Feb. 6 (Bloomberg) -- Barclays Plc’s head of credit trading in Brazil and two directors left as the lender pares its global fixed-income, currencies and commodities business, two people with knowledge of the matter said.
Luciano Suana, who ran credit trading in Sao Paulo, departed the bank last week along with Marcelo Lara Nogueira, director of global finance and risk solutions, the people said, asking not to be named because the moves haven’t been announced. Robert Carlson, a debt capital-markets director in New York who worked on Latin American bond sales, and Noel Zanoni, a trader in the rates and fixed-income area in Sao Paulo, also left, according to the people.
Barclays, the U.K.’s second-largest lender by assets, is shrinking its FICC unit as low interest rates and dwindling volatility curb trading profits. Revenue from the business dropped 44 percent in the third quarter to the lowest since 2011, contributing to a 26 percent decline in quarterly pretax profit for the bank. London-based Barclays is slated to report full-year earnings on Feb. 11.
Telephone messages left with Nogueira and Suana weren’t returned, and Carlson and Zanoni didn’t answer calls. Barclays declined to comment.
Barclays is searching for a new chief executive officer for Brazil after a scale-back that included giving up two of the firm’s five floors in a Sao Paulo office building, three people familiar with the matter said in November.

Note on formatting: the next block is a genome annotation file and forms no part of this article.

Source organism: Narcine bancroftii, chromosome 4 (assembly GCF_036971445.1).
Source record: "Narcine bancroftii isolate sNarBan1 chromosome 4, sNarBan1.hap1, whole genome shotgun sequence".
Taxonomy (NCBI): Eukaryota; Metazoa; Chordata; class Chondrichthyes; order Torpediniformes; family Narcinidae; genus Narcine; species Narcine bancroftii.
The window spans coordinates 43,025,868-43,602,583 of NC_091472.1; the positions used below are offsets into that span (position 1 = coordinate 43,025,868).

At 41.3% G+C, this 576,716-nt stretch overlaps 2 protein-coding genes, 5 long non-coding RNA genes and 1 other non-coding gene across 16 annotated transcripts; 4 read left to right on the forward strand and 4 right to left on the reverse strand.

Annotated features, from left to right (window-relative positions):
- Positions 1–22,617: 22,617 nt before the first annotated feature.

The new CEO will replace Monalisa Guarda, who took on the position in June amid a management shakeup at the Brazil unit, the people said, asking not to be identified because the matter is private. Guarda was Barclays’s credit-risk director for Latin America from 2007 to 2012, when she was appointed Brazil chief administrative officer, a title she still holds.
Barclays closed its Brazilian equity-research unit at the beginning of last year as part of a global restructuring aimed at eliminating businesses that don’t meet profit thresholds.
Global investors pulled $6.3 billion from developing-nation equities in the week ended Jan. 29, the biggest outflow since August 2011, Barclays said earlier this month, citing data from EPFR Global.
Brady Dougan, Credit Suisse Group AG’s CEO, said today that conditions in emerging markets have worsened this year.
“They’ve been a little bit more challenging, and that has impacted the business,” Dougan, 54, said in a Bloomberg Television interview in Zurich.
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